Green was surprised by the heavy-handedness. A fine was expected. Green had just come back from injury, giving him a rest day for Tuesday’s game against Atlanta and a private fine would have been an acceptable rebuke of his behavior. He was fined a few thousand dollars when he went after Kerr in the locker room in Oklahoma City in 2016. He didn’t think this incident was nearly as bad, so the punishment being drastically worse was shocking.

I wonder whether Green will feel as if the Warriors are ganging up on him. Many see his suspension as Golden State’s attempt to appease Durant before free agency, and the original issue escalated because Green thought there was already too much emphasis on Durant’s free agency. This could push a stubborn Green deeper into a corner.

Or he could realize his peers wanted him suspended and see that as a wakeup call. He might put more stock in that than Kerr’s point of view.

It’s too early to determine how this will go, but the starting point is apparently a divide between Green and everyone else.

Kyrie Irving, teammate of 12-year-veteran Al Horford: Celtics need 14- or 15-year veteran for leadership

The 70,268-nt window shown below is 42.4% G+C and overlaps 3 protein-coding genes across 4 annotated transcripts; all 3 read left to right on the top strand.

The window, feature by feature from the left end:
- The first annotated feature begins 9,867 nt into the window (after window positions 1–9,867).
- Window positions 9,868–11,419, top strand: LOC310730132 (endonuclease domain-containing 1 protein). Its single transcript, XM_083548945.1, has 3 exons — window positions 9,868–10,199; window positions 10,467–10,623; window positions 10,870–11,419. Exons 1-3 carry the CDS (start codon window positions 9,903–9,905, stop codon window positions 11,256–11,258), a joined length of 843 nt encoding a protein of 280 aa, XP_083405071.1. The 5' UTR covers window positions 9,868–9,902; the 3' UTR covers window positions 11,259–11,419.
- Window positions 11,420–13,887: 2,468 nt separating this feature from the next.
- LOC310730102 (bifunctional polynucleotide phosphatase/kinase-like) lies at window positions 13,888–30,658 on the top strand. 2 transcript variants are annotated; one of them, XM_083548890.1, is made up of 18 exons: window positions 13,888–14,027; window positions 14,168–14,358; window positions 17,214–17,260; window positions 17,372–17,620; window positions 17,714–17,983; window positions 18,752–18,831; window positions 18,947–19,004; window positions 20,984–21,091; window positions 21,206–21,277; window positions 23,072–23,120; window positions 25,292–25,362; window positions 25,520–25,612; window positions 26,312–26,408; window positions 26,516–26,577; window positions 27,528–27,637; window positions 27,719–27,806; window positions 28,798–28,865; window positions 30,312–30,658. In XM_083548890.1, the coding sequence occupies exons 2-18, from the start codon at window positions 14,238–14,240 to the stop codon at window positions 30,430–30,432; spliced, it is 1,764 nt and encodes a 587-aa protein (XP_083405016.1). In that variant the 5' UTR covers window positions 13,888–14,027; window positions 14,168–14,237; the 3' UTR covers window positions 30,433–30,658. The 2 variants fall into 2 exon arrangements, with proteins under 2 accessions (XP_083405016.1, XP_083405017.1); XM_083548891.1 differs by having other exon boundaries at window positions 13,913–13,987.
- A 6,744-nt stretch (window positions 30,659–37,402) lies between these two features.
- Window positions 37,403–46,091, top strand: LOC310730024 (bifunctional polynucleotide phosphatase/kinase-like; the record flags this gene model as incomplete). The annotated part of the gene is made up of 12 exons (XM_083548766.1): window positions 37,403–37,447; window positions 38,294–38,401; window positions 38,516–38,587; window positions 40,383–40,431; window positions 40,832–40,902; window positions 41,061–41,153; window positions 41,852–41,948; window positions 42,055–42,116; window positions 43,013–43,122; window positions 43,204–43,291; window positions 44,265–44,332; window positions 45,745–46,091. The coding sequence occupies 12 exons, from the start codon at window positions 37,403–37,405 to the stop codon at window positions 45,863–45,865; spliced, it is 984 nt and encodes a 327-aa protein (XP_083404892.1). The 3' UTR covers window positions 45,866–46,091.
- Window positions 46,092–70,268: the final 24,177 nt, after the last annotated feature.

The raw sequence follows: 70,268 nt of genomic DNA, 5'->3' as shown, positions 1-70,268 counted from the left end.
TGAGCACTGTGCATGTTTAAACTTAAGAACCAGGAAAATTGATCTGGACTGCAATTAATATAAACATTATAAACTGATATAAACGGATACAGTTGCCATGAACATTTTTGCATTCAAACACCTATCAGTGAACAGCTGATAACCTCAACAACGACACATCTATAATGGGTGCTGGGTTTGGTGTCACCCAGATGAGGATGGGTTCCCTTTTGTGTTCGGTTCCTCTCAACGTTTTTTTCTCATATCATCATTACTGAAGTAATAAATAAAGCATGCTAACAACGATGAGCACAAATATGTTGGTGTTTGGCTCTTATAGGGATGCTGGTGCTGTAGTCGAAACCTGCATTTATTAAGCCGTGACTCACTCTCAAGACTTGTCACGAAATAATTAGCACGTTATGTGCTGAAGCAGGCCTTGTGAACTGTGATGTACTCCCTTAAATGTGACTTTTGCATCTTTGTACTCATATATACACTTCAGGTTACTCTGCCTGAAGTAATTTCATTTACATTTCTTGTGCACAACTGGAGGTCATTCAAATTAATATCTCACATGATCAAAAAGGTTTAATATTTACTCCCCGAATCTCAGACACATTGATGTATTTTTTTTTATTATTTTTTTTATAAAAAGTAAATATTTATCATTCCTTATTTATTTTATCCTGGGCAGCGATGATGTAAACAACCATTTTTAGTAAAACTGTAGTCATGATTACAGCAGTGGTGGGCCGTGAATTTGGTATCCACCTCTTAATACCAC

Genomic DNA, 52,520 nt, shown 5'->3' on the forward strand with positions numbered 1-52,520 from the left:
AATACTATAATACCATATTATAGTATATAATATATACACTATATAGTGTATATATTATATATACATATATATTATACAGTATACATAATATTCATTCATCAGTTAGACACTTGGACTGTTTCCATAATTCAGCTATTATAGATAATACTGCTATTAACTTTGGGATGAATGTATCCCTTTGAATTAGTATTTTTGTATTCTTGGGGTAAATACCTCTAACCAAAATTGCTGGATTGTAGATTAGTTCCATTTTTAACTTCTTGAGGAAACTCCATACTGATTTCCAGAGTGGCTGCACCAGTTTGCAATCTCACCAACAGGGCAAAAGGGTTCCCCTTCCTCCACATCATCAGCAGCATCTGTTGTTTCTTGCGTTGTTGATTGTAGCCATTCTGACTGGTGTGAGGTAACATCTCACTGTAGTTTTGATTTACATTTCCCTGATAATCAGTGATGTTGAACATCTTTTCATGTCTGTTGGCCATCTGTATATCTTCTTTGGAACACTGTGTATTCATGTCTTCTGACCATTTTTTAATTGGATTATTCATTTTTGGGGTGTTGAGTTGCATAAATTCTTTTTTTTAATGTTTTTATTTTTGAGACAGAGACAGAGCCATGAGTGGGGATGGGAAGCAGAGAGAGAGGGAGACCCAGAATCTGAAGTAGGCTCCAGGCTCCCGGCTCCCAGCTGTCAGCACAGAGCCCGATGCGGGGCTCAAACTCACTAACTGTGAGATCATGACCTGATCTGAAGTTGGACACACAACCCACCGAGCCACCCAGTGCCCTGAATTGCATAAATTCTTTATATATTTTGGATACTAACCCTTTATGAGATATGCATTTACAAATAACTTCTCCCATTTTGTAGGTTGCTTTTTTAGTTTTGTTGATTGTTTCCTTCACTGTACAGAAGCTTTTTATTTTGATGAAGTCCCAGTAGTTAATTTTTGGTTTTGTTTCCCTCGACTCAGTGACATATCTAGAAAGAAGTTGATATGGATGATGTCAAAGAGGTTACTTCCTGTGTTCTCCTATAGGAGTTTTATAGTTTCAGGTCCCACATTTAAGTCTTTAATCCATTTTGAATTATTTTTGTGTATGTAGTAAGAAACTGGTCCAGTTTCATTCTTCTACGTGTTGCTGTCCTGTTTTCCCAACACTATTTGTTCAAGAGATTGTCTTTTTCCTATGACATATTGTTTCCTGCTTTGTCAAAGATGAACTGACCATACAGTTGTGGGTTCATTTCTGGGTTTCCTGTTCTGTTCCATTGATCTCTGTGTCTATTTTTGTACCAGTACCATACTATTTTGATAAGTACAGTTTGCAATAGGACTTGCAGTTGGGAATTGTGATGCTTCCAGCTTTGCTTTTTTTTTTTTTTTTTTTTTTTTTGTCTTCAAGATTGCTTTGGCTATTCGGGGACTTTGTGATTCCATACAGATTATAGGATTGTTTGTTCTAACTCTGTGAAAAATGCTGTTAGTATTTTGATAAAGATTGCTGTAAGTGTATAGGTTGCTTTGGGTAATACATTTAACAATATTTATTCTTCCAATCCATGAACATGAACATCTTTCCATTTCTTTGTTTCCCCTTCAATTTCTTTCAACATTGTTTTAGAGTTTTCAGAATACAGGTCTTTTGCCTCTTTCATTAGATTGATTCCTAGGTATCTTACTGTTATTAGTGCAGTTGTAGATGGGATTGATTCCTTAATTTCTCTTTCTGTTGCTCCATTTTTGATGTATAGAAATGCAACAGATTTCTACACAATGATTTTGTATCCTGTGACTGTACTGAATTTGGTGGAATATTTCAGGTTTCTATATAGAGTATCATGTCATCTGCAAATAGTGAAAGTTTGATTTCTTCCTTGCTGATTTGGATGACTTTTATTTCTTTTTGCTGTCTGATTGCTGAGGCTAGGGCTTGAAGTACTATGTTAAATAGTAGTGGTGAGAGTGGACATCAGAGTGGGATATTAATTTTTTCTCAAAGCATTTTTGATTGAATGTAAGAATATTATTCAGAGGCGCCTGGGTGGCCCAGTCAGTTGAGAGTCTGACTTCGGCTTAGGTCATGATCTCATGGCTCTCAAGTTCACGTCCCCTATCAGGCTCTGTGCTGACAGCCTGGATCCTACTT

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The Celtics just had a 1-4 road trip, the lone win coming in overtime against the lowly Suns. Most Boston players (except Marcus Morris and, lately, Kyrie Irving) look out of sorts offensively.

Irving, via Chris Forsberg of NBC Sports Boston:

Looking at this locker room, me being in my eighth year and being a ‘veteran’ as well as Al [Horford] and [Aron] Baynes. Right now I think it would be nice if we had someone that was a 15-year vet, a 14-year vet that could kind of help us race along the regular season and understand it’s a long marathon rather than just a full-on sprint, when you want to play, when you want to do what you want to do.

Al Horford is in his 12th season. His team, the Hawks then Celtics, have made the playoffs every season of his career.

I’m not sure Irving intended this as a slight of Horford. Irving certainly didn’t forget about Horford, whom Irving mentioned the sentence prior.

But I’d definitely understand if Horford felt slighted. He’s experienced enough to provide that veteran leadership. So is Irving for that matter.

Ultimately, these comments might prove benign, just more weird words from Irving. Still, they’re potentially significant enough to keep an eye on Boston’s leadership situation.

Timberwolves’ Karl-Anthony Towns: ‘I’m not one of the most important [players on the team]. I’m just a piece on this team’

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Jimmy Butler made the Timberwolves his team. He willed himself into being their best player despite having teammates with more talent and physical skills. He took a leadership position by talking over everyone (for better or worse). He even asked for top-contract status with a renegotiation-and-extension that would have required gutting the rest of the roster.